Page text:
Archive for March, 2012
This Sunday, Japan will mark the one-year anniversary of a catastrophic tsunami, which flooded villages and wiped coastal towns off the map. Caused by a 9.0 magnitude earthquake, the tsunami killed thousands and left unimaginable devastation in its wake.
To commemorate this tragic event, we’ve reposted a reflection from Filipino Jesuit Joseph “Jody” Magtoto about the grueling, and at times, dangerous relief work that volunteers performed in those early days.
By Jody Magtoto, SJ
When the rector of the Jesuit Scholasticate [house of formation -Ed.] in Tokyo, Jesuit Father Juan Haidar, asked me whether I was interested in volunteering for relief efforts of Caritas Japan, I initially hesitated since my command of the Japanese language is not good. Yet I felt moved to respond despite this disability and despite the risks.
We called ourselves the Tokyo 12. I found myself among this group of five men and seven women who responded to Mr Sakagawa’s call to help in the Caritas Japan relief efforts. We did not know each other prior to this trip and had met only once for an orientation meeting April 4. Bony James, an Indian Jesuit scholastic, and I were probably the only Christians in this group.
Tokyo 12 left for the Northern coastal town of Kamaishi on April 5. Kamaishi is one of the towns that was badly hit by the tsunami. This is the town where a huge ship rammed into the tsunami wall. The sidewalks were still full of debris—everything from old toys to the remains of a baby shark.
For one week we were housed in a small convent that was not so much affected by the tsunami since the convent and chapel are located on a slightly elevated area.
Upon arrival, we were briefed about the types of work involved – first, to clean up nearby houses that were devastated by the tsunami; second, to help in the sorting and distribution of relief goods; third, to assist in the preparation of food for those affected by the disaster.
The clean-up operations were gruelling and rather dangerous. Volunteers had to clear up debris in and around the house —thick wooden planks, car parts, waterlogged containers, even a heavy stairwell that the tsunami water had tossed onto the lawn. The debris was at times several metres deep, and we had to dig through the wreckage with a shovel or our hands in order to move the rubble to a nearby lot. There was so much debris that we had to create a makeshift pathway out of disposed tatami mats so as to be able to dump the debris further inside the lot. The dumpsite reeked of things that the tsunami had flung into the city.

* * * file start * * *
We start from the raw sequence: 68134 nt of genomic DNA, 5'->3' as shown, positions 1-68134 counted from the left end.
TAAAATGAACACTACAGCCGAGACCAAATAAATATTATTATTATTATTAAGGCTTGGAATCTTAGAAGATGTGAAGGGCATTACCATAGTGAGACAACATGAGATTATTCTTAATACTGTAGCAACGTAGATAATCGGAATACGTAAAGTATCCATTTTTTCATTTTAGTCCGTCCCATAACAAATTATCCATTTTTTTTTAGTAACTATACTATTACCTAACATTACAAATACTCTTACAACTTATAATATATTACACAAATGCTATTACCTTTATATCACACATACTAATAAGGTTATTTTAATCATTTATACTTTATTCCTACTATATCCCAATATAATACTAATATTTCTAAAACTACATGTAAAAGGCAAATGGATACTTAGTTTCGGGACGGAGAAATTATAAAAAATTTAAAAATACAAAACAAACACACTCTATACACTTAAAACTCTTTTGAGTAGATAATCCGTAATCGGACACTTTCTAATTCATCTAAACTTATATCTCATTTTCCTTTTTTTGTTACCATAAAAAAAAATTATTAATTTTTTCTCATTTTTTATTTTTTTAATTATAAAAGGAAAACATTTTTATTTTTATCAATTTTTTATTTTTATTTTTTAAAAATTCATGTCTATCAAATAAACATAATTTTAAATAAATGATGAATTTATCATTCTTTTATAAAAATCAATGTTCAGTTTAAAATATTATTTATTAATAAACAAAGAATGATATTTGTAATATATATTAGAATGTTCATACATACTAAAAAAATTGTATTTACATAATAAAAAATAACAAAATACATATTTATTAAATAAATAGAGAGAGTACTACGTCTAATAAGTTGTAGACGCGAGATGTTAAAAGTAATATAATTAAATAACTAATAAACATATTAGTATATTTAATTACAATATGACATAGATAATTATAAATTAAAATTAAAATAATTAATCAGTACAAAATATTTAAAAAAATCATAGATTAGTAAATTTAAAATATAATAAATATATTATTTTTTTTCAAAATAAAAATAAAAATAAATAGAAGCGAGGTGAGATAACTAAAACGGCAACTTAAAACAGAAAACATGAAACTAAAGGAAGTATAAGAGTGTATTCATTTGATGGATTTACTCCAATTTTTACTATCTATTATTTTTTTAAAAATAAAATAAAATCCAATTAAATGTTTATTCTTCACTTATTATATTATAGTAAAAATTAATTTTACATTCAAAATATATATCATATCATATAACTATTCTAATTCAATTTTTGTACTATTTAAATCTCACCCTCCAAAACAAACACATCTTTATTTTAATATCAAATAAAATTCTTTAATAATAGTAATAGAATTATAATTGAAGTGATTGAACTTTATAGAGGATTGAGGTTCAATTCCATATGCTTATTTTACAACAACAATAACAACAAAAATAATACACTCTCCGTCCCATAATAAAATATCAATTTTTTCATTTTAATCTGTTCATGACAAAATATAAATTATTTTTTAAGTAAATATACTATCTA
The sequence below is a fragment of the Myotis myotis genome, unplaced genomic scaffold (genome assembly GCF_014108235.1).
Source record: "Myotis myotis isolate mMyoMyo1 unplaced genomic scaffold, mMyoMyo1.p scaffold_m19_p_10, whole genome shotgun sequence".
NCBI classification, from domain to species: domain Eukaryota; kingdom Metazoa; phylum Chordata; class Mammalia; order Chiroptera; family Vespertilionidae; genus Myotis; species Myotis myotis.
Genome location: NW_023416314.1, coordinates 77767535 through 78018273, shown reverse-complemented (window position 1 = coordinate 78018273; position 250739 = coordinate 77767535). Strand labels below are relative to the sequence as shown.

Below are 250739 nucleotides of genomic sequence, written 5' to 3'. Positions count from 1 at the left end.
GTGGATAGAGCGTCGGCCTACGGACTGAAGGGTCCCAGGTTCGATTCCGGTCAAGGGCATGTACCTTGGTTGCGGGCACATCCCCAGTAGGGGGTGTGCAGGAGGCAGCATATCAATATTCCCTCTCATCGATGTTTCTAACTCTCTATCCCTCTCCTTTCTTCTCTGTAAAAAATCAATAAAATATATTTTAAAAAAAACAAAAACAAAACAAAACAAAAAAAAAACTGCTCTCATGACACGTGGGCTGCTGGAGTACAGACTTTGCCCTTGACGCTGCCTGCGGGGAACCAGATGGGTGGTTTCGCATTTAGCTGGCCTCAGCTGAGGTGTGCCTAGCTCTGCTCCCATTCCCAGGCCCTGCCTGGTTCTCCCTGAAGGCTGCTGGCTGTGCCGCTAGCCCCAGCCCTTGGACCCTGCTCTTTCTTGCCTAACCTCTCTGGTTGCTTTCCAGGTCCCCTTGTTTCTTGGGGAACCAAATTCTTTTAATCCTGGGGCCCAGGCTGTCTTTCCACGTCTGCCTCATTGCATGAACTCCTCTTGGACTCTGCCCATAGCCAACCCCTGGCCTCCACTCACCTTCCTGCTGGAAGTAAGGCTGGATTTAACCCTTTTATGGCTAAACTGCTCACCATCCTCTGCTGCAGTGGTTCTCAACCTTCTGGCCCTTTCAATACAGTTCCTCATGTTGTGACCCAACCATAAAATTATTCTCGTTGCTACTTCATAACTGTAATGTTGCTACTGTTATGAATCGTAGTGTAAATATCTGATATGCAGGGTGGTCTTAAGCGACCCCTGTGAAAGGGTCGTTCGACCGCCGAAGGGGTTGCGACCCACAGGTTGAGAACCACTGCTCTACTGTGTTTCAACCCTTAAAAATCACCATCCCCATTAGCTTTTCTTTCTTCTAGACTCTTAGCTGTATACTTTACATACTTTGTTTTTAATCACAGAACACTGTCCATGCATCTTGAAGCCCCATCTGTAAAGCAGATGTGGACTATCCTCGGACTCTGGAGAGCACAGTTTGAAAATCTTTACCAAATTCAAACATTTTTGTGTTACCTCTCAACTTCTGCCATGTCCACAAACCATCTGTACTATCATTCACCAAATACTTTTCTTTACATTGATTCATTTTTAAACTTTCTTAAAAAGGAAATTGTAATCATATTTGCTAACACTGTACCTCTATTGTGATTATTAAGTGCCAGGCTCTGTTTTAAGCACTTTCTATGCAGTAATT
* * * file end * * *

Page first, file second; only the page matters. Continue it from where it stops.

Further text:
We had to proceed with caution. Several volunteers stepped on beams with exposed nails that had rusted under the corrosive salt water and had to get first aid and tetanus shots. I almost met with an accident myself when a heavy beam I was carrying snagged on an overturned car.
In 1972, Jesuit Father John Baumann started a small training institute with the goal of supporting neighborhood organizations in California. What eventually came from this idea was the Pacific Institute for Community Organizations, now known as the PICO National Network. And, his desire to help local organizations has grown to a national outreach program, which has helped more than a million families and 1,000 congregations from 40 religious denominations. PICO has successfully worked to increase access to healthcare, improve public schools, make neighborhoods safer, build affordable housing and redevelop communities. Because of his work on problems facing urban, suburban and rural communities, Fr. Baumann sat down with the National Catholic Reporter to share his perspective on the U.S. economy today.
NCR: From your long-term perspective, what do you make of all that’s going on in the U.S. today regarding economic disparity, Occupy movements, etc.?
Baumann: I’d say that many Americans believe that the American Dream, also known as “America is the land of opportunity,” was once true, but it doesn’t hold anymore. Every previous generation has really known America as the land of opportunity, where children were expected to do as well or better than their parents. Yet, today we find our nation in a crisis, with record levels of poverty, the rising inequality and worsening predictions for our children’s future.